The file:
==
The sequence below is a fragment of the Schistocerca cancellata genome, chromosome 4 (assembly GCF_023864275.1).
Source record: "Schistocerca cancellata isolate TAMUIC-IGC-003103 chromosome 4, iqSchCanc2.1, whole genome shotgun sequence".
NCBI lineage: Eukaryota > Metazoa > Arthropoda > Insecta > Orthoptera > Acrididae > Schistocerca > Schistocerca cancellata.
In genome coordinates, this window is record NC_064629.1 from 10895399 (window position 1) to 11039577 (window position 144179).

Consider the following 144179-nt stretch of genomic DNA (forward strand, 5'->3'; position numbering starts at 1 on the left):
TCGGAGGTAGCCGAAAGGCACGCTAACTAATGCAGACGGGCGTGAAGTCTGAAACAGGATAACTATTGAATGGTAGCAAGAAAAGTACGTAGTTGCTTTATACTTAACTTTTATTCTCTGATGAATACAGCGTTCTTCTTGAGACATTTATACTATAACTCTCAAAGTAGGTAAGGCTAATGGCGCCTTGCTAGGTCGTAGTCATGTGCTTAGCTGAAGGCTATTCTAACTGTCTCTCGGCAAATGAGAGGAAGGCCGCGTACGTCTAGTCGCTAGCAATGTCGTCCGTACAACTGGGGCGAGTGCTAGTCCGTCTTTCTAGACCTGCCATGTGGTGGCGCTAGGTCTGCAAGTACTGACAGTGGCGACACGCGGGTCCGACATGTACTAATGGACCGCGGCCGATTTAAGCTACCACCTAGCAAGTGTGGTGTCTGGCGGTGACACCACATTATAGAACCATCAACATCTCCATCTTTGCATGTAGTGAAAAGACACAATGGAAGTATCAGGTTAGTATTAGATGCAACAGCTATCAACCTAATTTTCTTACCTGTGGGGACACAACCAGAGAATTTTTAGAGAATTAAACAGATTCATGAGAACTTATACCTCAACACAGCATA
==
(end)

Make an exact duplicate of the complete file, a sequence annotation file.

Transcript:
The sequence below is a fragment of the Schistocerca cancellata genome, chromosome 4 (assembly GCF_023864275.1).
Source record: "Schistocerca cancellata isolate TAMUIC-IGC-003103 chromosome 4, iqSchCanc2.1, whole genome shotgun sequence".
NCBI lineage: Eukaryota > Metazoa > Arthropoda > Insecta > Orthoptera > Acrididae > Schistocerca > Schistocerca cancellata.
In genome coordinates, this window is record NC_064629.1 from 10895399 (window position 1) to 11039577 (window position 144179).

Consider the following 144179-nt stretch of genomic DNA (forward strand, 5'->3'; position numbering starts at 1 on the left):
TCGGAGGTAGCCGAAAGGCACGCTAACTAATGCAGACGGGCGTGAAGTCTGAAACAGGATAACTATTGAATGGTAGCAAGAAAAGTACGTAGTTGCTTTATACTTAACTTTTATTCTCTGATGAATACAGCGTTCTTCTTGAGACATTTATACTATAACTCTCAAAGTAGGTAAGGCTAATGGCGCCTTGCTAGGTCGTAGTCATGTGCTTAGCTGAAGGCTATTCTAACTGTCTCTCGGCAAATGAGAGGAAGGCCGCGTACGTCTAGTCGCTAGCAATGTCGTCCGTACAACTGGGGCGAGTGCTAGTCCGTCTTTCTAGACCTGCCATGTGGTGGCGCTAGGTCTGCAAGTACTGACAGTGGCGACACGCGGGTCCGACATGTACTAATGGACCGCGGCCGATTTAAGCTACCACCTAGCAAGTGTGGTGTCTGGCGGTGACACCACATTATAGAACCATCAACATCTCCATCTTTGCATGTAGTGAAAAGACACAATGGAAGTATCAGGTTAGTATTAGATGCAACAGCTATCAACCTAATTTTCTTACCTGTGGGGACACAACCAGAGAATTTTTAGAGAATTAAACAGATTCATGAGAACTTATACCTCAACACAGCATA